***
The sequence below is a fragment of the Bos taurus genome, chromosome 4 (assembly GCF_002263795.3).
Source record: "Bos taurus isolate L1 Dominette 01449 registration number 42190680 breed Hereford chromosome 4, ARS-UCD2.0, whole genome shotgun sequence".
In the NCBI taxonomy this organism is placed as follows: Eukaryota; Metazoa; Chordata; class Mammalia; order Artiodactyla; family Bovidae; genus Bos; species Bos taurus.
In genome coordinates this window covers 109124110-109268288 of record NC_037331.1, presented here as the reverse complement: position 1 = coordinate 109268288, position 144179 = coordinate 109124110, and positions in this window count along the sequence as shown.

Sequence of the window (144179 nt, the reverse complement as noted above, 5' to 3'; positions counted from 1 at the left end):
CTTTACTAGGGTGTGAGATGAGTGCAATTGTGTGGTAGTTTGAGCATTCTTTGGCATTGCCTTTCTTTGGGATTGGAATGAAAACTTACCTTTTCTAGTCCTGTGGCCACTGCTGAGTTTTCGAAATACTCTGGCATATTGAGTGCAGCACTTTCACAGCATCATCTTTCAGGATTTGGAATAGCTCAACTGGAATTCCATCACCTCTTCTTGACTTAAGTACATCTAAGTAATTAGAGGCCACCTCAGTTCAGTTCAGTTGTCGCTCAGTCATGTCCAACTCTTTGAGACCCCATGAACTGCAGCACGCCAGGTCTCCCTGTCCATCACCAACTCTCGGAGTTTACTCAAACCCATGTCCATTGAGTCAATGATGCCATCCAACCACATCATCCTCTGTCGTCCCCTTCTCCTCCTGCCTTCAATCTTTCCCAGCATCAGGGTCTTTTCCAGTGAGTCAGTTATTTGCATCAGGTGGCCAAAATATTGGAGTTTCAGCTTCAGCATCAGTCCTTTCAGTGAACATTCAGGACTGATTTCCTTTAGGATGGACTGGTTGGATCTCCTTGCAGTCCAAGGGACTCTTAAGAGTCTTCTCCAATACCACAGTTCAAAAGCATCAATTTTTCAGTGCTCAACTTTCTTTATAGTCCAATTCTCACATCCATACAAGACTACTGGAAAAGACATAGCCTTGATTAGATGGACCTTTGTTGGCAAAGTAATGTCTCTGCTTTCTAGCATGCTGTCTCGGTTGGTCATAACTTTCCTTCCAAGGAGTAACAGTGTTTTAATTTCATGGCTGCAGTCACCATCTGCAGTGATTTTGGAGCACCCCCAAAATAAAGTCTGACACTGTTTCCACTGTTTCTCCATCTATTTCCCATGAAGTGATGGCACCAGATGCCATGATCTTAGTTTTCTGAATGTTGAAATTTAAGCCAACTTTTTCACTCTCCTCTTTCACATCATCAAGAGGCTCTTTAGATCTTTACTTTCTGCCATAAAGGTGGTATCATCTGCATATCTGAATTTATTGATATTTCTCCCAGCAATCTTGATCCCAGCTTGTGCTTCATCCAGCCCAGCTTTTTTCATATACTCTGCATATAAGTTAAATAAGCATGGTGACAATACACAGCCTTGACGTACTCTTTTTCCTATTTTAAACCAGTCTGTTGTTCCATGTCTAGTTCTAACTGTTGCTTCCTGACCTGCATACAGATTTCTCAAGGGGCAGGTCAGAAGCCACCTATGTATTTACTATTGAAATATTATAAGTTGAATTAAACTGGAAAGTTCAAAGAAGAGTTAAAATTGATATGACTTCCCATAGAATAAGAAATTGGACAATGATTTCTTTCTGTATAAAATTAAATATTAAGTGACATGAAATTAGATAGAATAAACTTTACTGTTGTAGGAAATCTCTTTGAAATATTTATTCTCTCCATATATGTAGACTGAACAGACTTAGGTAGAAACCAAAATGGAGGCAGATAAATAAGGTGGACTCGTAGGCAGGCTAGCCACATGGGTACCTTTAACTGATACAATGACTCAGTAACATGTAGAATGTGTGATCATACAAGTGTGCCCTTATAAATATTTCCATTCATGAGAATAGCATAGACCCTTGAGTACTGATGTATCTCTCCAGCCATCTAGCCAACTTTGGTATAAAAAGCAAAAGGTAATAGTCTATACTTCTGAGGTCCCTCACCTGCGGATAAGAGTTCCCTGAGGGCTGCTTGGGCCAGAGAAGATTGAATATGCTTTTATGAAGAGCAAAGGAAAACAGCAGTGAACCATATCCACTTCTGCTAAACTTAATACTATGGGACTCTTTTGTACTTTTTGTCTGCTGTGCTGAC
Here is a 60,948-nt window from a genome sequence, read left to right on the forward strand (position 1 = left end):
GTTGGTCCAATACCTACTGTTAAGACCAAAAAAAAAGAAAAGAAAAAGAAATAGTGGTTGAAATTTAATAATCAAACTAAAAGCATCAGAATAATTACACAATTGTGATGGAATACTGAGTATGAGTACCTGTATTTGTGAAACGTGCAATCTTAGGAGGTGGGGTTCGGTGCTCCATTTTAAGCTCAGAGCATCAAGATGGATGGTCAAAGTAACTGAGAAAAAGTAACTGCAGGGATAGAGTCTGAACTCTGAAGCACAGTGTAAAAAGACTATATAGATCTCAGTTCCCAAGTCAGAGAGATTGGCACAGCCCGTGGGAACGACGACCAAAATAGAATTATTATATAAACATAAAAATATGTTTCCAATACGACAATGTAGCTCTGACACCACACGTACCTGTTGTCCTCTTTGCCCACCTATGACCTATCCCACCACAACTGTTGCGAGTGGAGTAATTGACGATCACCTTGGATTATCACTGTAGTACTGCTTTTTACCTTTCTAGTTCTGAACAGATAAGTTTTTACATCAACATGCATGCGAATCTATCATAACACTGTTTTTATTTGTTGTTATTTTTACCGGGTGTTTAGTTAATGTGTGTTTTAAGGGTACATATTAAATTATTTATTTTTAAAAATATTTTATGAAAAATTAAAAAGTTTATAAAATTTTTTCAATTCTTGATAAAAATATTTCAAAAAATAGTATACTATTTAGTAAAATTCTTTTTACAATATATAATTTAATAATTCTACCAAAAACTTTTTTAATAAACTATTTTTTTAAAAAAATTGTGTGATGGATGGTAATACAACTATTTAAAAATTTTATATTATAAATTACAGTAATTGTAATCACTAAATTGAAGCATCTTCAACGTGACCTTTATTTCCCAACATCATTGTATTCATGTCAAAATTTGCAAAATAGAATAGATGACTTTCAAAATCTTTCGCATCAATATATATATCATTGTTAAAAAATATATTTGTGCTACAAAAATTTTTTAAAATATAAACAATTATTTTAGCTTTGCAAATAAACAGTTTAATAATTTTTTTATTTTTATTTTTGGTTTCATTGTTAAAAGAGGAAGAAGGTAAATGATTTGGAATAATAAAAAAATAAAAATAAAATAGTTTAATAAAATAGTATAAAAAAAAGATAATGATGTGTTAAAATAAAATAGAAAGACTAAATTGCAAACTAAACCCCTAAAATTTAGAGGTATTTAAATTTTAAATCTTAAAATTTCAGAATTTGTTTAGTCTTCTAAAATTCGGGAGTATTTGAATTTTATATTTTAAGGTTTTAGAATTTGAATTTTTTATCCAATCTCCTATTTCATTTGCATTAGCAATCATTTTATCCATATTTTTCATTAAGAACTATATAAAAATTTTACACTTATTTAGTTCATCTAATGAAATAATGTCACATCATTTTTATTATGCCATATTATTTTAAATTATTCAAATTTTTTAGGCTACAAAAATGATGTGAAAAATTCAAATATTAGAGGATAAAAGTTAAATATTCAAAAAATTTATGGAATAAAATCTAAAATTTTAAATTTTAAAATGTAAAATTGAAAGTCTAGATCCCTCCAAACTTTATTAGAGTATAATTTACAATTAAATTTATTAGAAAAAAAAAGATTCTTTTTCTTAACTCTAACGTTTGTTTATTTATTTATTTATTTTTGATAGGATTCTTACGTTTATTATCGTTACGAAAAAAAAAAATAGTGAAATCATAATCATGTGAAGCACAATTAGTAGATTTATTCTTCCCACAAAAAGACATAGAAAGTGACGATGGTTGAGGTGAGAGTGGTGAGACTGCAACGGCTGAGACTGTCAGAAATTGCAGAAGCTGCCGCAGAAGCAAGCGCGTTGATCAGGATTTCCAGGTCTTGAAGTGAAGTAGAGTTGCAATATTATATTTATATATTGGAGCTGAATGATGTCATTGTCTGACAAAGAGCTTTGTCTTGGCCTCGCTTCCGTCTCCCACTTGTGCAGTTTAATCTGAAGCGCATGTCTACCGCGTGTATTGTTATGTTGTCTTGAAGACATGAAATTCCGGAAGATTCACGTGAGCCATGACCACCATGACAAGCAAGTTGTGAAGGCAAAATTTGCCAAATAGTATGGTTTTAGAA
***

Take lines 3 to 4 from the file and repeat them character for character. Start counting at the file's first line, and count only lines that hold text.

In the NCBI taxonomy this organism is placed as follows: Eukaryota; Metazoa; Chordata; class Mammalia; order Artiodactyla; family Bovidae; genus Bos; species Bos taurus.
In genome coordinates this window covers 109124110-109268288 of record NC_037331.1, presented here as the reverse complement: position 1 = coordinate 109268288, position 144179 = coordinate 109124110, and positions in this window count along the sequence as shown.